- Forced child marriages prevalent in Ngamiland
- Authorities fail to enforce the law as they are kept under wraps
- WAR launches audio book on child marriages
- Books enlightens girl child on this manipulative practice
In a disturbing revelation, marriages of young girls less than 18 years old are reported to be prevalent in Ngamiland, yet very difficult to deal with because parents and society keep them under wraps to evade the law.
The shocking trend which is reportedly influenced by strong cultural beliefs in the region is said to be popular in remote and far flung areas where the practice is mostly covered up. Due to the secrecy and deeply rooted cultural traditions of these marriages the practises usually happen unreported. In general Ngamiland has very low to zero official child marriage statistics while behind closed doors there are reportedly numerous incidents of such cases.
It has also been established that authorities fail to effectively deal with the cases and addressing the marriages as parents usually do not cooperate.
These revelations have been made by Bobedi Samoxhose from Women against Rape during an audio book launch of a book titled “the reflections on child, early and forced marriages,” a fiction-based writing authored by 20 students from various secondary schools around Maun which was published in 2016 by WAR.
Samoxhose noted that the main objective of the audio book is to enlighten people, especially women and girls, to recognize manipulative traditions that oppress them and to also instil mind shift through education and school systems which empowers both the girl and boy child. She noted that early child marriages bring with them health complications like contraction of HIV/AIDS and other sexually transmitted infections, as well as teenage pregnancies due to sexual exploitation.
Lack of awareness around the issue is said to remain an obstacle to abolish child marriages in many communities.
“As the country is ravaged by the unemployment and under-employment scourge, most parents use their underage children for marriage exchange in order to get a better life through their bride price,” said Samoxhose.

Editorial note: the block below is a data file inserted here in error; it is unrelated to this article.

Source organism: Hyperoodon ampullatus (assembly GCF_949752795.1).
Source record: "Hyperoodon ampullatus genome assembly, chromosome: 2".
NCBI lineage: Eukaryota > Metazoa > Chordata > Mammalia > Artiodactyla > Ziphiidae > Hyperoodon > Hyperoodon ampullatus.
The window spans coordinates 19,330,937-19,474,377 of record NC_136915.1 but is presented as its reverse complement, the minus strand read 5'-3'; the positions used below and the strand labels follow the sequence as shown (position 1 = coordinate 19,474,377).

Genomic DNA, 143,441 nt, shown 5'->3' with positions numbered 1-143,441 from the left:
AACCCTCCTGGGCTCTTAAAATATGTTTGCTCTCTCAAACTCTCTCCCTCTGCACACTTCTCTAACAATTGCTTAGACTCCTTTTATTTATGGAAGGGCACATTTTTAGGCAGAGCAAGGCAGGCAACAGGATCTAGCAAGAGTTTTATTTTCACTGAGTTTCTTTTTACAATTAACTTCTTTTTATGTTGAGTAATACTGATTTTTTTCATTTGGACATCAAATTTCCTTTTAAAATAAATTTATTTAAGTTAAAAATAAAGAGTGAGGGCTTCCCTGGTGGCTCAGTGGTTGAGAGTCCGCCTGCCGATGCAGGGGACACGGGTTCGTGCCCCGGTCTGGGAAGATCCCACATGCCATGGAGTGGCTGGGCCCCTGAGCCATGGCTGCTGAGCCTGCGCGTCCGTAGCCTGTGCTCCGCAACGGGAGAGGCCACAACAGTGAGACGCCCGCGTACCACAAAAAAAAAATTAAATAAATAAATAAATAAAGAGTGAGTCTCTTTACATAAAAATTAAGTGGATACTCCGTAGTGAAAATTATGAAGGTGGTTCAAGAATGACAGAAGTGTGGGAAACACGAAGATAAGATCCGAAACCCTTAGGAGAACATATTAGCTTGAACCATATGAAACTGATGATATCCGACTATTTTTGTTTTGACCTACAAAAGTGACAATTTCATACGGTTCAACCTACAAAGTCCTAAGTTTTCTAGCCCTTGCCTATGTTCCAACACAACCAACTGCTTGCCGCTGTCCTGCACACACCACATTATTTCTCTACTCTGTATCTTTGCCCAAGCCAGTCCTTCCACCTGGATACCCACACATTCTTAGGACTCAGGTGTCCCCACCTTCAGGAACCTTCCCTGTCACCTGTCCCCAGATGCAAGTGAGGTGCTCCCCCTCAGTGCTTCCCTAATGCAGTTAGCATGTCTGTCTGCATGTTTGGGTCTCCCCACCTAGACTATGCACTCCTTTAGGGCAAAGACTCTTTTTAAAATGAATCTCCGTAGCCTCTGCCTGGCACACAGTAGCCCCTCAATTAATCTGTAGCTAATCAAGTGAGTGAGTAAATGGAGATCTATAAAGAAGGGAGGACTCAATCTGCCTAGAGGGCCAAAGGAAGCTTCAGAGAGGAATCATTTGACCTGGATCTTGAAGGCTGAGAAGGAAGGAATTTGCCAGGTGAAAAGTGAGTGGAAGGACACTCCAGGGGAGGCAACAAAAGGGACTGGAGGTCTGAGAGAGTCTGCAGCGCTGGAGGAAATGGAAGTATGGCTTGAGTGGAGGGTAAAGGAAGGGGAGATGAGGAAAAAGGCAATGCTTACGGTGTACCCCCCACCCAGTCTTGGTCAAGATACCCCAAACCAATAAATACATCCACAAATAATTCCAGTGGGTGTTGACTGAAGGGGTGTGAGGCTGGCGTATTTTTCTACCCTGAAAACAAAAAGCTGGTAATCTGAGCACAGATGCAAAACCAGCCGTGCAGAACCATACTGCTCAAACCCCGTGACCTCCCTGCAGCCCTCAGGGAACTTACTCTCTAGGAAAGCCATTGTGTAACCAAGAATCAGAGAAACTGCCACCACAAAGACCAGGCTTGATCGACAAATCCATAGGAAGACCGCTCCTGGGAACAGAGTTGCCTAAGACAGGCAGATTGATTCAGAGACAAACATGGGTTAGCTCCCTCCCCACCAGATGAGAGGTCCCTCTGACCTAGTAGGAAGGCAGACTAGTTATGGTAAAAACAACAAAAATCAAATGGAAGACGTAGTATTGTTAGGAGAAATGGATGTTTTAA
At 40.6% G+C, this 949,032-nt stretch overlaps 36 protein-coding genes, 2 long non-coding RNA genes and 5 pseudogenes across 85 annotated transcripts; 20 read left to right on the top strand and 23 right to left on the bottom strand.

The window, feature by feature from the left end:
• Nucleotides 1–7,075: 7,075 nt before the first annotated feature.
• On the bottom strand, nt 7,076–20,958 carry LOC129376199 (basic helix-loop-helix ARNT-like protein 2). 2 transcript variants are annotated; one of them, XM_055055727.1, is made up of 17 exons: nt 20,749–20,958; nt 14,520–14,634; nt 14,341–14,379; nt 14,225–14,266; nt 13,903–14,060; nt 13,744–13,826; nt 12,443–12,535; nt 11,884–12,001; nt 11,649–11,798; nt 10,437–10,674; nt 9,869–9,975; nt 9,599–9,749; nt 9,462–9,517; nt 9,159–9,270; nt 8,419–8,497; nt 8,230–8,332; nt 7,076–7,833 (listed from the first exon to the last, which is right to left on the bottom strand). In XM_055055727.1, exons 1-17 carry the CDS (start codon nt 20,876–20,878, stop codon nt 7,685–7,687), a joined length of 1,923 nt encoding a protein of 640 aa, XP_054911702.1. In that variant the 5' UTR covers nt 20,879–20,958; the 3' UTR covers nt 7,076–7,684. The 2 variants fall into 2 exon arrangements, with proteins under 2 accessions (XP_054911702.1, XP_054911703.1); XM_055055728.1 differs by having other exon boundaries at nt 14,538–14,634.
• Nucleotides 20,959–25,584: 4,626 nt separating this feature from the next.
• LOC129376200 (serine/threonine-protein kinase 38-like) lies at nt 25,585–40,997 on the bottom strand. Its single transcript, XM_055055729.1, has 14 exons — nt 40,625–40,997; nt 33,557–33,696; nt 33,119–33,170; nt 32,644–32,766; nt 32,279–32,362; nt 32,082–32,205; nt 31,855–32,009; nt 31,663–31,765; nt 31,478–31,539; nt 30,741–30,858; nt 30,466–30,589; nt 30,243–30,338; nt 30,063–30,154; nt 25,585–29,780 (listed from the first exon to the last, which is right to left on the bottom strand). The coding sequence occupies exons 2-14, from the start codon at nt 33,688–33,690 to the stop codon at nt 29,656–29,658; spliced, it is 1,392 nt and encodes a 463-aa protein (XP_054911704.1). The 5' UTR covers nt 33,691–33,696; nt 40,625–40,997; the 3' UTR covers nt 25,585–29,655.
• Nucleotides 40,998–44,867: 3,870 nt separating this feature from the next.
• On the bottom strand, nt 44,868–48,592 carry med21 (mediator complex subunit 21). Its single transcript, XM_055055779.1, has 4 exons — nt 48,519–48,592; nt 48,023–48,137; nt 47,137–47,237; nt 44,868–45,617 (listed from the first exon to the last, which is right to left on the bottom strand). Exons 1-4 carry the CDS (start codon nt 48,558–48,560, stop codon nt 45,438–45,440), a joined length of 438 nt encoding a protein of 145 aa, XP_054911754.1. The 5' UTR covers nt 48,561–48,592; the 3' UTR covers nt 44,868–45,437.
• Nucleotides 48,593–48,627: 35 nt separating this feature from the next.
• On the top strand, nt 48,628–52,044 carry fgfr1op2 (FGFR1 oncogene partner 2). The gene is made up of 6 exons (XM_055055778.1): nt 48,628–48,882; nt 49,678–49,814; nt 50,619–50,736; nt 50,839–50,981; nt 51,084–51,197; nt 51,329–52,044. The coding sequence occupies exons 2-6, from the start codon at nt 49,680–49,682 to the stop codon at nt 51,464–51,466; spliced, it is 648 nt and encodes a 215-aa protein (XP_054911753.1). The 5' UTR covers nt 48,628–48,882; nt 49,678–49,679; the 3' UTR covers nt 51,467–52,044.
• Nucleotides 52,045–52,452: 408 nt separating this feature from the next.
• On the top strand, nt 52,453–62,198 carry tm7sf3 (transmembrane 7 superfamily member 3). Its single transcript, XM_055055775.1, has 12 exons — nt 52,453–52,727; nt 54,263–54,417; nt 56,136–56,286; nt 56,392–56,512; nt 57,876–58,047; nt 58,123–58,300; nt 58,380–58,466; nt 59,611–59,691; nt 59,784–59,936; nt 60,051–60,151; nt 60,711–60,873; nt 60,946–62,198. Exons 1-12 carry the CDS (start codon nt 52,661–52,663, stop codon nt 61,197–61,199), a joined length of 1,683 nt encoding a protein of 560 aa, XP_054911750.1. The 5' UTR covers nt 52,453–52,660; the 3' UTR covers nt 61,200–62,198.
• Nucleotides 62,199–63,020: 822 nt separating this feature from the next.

Samoxhose has called on communities to work together to expose such cases and enforce the law. She explained that in most cases it is girls being married to older men and the practice is deeply embedded on enabling patriarchal systems that benefit men while disempowering girls. “It is everyone’s responsibility to protect children. Let children be children and have a fair chance to education, good health and overall decent lives,” Samoxhose pleaded.
She noted that the audio book is an audio version of the same book which was published and distributed among schools in Ngamiland, adding that it will be availed for the public on the WAR website and Facebook page once it is complete. “The audio book will also be narrated by different students from those schools as a way of empowering them and to cater for the visually impaired as they are also affected by early child marriages,” said Samoxhose.
The book is a compilation of 20 different stories which portray a common concern from the writers calling out for abolition of early child forced marriages through their child voices. It tackles various angles of the title, depicting the different ways by which early and forced child marriages affect a child’s everyday life as well as experiences.
In efforts to curb early child marriages, the government has put in place defilement laws which pose a jail term of a minimum of 10 years for perpetrators who are involved in sexual relationships with girls who are 18 years and below.
However, authorities seem to not to be winning as only few cases of child marriages and defilement are not brought forth.